ACA and Filing IRS 1040 Tax Returns

Posted by BAS - 18 February, 2021


The Tax Cuts and Jobs Act reduced the Affordable Care Act individual shared responsibility payment to $0.00 starting with the January 1, 2019 tax year.  Form 1040 no longer has the “full-year health coverage or exempt” box and Form 8965- Health Coverage Exemptions- is no longer used. There has been no federal penalty for not having health insurance since 2019, so a taxpayer does not have to make a shared responsibility payment when filing a federal tax return if the taxpayer does not have minimum essential coverage for all or part of 2020. However, certain states and jurisdictions have enacted their own health insurance mandates and may impose tax penalties.

If an individual enrolled in coverage through the Marketplace, the individual will need the information on Form 1095-A to complete Form 8962 to reconcile any advance payments of the premium tax credit or claim the premium tax credit. Although information from the Form 1095-C – information about an offer of employer provided coverage - can assist an individual in determining eligibility for the premium tax credit, it is not necessary to have Form 1095-C to file a return.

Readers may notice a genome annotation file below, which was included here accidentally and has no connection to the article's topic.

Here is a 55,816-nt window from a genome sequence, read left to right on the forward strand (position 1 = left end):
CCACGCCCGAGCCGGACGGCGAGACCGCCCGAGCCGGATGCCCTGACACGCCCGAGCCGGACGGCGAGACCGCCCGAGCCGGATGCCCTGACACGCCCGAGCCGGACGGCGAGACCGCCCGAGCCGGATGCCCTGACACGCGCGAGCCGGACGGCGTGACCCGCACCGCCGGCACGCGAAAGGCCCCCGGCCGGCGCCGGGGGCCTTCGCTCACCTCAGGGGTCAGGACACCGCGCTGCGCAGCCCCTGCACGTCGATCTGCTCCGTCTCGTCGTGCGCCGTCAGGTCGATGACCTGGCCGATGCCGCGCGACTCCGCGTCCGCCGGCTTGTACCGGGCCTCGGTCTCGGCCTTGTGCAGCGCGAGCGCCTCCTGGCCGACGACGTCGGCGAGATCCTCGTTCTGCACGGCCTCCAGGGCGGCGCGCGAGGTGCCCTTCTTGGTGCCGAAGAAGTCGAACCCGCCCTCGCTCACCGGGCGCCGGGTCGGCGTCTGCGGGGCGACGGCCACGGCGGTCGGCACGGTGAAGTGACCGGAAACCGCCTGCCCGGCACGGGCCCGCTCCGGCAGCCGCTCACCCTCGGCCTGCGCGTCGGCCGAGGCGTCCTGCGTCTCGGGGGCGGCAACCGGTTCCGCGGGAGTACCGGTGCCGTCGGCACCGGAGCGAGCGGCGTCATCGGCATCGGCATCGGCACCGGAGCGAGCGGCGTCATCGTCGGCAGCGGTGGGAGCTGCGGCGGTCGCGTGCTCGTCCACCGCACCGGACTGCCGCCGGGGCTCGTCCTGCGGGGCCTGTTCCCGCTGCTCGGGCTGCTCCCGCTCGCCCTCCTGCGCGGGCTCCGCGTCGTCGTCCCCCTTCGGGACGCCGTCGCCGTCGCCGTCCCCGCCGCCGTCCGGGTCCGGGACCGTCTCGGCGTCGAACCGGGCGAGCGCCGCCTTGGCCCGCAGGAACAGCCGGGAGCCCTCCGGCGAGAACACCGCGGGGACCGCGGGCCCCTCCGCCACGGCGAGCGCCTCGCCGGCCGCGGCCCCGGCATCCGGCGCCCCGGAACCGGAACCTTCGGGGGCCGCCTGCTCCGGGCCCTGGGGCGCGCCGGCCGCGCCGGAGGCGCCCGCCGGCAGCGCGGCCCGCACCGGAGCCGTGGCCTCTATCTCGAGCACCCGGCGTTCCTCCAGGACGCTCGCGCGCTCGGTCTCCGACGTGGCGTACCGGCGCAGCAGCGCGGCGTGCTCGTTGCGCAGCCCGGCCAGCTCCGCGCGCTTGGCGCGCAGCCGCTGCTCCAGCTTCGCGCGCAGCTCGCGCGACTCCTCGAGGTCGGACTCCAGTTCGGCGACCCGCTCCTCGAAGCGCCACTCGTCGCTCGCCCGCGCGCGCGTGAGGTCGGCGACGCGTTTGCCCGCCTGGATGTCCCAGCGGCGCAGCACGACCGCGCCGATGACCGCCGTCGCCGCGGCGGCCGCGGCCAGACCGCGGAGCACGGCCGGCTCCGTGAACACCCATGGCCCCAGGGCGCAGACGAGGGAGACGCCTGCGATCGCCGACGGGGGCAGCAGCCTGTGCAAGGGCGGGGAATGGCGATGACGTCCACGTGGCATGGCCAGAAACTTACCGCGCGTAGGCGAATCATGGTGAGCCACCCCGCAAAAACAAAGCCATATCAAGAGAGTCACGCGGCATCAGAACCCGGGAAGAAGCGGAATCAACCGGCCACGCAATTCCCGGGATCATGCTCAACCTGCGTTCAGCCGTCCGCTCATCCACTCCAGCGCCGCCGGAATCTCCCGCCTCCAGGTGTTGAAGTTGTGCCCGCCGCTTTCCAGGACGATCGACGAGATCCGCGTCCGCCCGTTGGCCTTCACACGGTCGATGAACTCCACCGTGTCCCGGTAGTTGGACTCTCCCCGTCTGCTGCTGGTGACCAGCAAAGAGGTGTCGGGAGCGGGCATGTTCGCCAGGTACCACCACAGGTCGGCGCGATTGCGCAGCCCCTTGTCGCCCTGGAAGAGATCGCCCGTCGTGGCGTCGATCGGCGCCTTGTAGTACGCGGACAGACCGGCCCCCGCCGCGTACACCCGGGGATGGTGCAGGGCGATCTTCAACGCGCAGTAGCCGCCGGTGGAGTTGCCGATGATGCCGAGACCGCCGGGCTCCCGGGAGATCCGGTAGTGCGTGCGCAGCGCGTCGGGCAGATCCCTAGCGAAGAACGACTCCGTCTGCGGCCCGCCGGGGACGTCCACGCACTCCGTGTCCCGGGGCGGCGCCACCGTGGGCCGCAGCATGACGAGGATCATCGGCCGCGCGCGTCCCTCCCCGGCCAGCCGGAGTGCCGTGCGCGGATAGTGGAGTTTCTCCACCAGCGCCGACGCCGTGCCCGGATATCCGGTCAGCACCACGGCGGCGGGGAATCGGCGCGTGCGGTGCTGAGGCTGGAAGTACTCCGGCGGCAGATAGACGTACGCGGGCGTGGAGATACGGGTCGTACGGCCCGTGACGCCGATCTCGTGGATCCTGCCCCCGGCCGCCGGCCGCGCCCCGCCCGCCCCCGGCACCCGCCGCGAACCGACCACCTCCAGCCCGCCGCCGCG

The changes to the individual mandate did not change an employer or health coverage provider’s responsibility to prepare and issue 1095 Forms identifying coverage and offers of coverage. Employees may have questions when they receive Form 1095-B/C. The IRS suggests referring the employee to its website which explains who should expect to receive the forms, how they can be used, and how to file tax returns without the forms. Individuals are not required to send the IRS information forms or other proof of health care coverage when filing a federal tax return for 2020.

Topics: Health Care Reform (ACA), Affordable Care Act, HR & Benefit Plans, HR & Benefits News

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